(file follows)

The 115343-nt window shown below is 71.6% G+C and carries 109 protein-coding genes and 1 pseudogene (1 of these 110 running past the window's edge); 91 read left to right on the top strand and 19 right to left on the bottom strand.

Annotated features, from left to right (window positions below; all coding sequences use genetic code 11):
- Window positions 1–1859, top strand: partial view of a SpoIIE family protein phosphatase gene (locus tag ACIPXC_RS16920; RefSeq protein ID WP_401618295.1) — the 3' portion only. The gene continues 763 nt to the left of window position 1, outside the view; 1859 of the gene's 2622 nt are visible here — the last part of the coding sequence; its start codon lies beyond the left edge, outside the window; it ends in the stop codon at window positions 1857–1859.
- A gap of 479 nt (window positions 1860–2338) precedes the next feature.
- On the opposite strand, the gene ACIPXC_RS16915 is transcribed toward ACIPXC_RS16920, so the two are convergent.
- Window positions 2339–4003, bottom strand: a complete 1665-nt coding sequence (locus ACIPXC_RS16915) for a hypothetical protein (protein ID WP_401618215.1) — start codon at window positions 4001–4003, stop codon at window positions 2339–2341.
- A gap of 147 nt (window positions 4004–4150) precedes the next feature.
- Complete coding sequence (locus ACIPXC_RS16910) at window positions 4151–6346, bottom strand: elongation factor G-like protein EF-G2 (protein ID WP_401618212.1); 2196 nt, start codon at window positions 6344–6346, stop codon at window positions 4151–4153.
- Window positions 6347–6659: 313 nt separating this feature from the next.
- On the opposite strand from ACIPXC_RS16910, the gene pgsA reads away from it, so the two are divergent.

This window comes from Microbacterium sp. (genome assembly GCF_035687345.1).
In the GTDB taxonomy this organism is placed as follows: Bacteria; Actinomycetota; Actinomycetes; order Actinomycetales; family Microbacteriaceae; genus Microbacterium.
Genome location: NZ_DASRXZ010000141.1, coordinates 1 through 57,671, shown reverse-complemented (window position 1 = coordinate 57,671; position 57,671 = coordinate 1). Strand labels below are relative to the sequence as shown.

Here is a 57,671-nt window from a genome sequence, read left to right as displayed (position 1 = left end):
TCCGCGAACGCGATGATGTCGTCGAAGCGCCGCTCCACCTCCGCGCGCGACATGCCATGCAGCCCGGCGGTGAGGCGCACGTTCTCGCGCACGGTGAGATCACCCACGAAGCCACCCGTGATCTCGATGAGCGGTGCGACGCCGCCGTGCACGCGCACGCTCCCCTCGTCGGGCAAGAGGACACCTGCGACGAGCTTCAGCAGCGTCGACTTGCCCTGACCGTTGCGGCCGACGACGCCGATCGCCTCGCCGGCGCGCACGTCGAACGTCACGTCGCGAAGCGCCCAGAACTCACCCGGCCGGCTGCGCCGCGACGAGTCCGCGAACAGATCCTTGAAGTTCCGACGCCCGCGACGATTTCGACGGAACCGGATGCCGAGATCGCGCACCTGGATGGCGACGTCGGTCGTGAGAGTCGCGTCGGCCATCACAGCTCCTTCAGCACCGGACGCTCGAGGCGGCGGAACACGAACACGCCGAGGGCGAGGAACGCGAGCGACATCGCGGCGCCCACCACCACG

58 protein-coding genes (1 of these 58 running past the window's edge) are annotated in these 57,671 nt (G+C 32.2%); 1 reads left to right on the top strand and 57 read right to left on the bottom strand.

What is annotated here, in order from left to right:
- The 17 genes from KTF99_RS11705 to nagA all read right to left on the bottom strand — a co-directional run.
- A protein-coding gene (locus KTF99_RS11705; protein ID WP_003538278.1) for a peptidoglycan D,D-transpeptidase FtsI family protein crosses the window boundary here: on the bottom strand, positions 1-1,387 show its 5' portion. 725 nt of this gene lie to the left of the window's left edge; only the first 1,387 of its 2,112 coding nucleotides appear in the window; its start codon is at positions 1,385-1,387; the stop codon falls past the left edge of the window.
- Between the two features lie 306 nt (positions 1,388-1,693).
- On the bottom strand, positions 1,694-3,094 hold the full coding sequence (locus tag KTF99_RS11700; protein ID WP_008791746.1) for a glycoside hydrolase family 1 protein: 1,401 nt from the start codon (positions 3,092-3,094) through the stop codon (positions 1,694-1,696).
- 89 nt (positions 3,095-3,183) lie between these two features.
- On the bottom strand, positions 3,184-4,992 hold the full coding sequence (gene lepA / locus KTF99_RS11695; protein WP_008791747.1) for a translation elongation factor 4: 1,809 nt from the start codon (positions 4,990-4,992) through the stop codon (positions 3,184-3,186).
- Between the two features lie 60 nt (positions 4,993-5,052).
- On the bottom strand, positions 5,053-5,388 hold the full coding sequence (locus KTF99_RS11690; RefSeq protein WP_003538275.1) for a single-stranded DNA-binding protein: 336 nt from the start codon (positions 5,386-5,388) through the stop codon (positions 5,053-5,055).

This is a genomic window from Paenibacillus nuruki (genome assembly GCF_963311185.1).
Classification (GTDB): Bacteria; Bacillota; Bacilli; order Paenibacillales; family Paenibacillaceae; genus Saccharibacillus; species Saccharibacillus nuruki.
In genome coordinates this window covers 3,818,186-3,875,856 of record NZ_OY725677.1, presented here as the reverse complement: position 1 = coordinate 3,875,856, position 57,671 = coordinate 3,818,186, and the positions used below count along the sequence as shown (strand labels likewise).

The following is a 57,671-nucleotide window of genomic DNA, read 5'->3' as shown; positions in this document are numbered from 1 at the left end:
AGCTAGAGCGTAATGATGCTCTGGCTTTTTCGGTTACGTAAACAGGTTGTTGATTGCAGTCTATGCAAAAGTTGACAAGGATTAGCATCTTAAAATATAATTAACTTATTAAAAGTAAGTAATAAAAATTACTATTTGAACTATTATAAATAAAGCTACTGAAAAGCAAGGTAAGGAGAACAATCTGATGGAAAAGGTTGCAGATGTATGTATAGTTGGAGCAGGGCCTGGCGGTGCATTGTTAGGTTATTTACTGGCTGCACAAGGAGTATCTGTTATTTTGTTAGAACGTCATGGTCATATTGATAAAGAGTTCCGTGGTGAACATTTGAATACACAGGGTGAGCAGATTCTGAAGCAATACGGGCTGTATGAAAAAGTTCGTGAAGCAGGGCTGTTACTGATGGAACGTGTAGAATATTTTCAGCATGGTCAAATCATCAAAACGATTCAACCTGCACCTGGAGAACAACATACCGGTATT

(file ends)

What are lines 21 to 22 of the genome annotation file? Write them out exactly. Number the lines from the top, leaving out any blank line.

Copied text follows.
- On the bottom strand, positions 1,694-3,094 hold the full coding sequence (locus tag KTF99_RS11700; protein ID WP_008791746.1) for a glycoside hydrolase family 1 protein: 1,401 nt from the start codon (positions 3,092-3,094) through the stop codon (positions 1,694-1,696).
- 89 nt (positions 3,095-3,183) lie between these two features.